The general process is that the owner gets a “notice of default” and given 90 days to bring payments up to date. If the owner doesn’t “cure” the loan, the bank repossess the house by suing and the court or a trustee auction off to the highest bidder (the exact method of disposition may vary by state and by county), and that is the public auction.

The highest bidder must offer a bid above what the bank is owed on the property, then make a deposit (non-refundable) between 10 and 15 percent and arrange the rest of the finance within 30 days.

In many cases, a bid that’s over the outstanding mortgage is much higher than the house real value.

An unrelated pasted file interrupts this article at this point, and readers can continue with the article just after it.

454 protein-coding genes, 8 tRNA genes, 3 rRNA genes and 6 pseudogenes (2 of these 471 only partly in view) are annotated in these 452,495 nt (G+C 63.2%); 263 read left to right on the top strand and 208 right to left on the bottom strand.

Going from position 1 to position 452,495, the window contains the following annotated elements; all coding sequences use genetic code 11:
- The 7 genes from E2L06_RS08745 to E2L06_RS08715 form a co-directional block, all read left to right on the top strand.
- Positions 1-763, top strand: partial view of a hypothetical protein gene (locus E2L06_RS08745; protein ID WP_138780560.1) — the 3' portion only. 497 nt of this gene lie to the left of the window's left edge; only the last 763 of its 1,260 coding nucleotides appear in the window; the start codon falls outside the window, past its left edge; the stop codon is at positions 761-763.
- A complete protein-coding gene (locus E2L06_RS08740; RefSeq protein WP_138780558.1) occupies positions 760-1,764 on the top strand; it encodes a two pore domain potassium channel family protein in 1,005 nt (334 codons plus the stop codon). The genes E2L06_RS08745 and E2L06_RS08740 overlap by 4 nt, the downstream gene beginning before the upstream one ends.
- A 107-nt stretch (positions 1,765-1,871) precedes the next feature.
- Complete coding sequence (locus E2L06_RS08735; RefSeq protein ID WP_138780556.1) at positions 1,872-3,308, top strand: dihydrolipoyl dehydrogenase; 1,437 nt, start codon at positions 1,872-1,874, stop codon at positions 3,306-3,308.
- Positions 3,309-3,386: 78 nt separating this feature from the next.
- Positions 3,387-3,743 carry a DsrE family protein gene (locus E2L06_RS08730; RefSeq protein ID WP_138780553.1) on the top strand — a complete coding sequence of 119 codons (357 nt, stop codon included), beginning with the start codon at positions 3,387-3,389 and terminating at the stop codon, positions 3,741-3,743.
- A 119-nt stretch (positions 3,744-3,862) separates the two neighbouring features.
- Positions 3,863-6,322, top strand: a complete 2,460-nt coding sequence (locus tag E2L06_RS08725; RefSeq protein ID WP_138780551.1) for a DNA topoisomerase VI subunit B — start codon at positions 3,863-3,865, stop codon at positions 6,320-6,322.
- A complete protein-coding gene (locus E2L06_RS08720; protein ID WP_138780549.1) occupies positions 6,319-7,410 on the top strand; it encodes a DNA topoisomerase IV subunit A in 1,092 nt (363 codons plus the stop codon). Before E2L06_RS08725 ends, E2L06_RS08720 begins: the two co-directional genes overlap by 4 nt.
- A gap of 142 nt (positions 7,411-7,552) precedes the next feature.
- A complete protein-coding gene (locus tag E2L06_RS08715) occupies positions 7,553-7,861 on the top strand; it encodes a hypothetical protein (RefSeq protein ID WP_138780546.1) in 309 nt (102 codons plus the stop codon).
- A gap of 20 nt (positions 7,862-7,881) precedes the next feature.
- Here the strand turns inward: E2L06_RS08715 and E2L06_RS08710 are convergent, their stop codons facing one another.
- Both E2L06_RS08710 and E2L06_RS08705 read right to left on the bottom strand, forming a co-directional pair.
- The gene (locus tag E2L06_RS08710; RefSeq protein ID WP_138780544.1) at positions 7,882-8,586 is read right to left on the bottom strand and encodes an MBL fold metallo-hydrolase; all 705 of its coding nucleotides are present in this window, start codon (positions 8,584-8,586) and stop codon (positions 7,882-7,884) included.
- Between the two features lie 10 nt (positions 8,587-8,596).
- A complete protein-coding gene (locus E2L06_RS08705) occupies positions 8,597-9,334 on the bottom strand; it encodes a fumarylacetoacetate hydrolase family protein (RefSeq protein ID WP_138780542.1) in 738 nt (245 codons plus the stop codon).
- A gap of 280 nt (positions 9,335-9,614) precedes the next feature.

Risks: publicly auctioned homes are sold “as is,” and there’s usually limited or no opportunity to check the property, such houses many times are fixer-uppers. Another thing that sometimes happens is that the homeowners take out their frustrations and damage the house.

Other problems may occur, like unpaid taxes and other liens against the property. Back taxes are considered “super liens” that must be paid off by whoever takes ownership of the property.

Bank-owned sales (REO) foreclosure investing – learn now!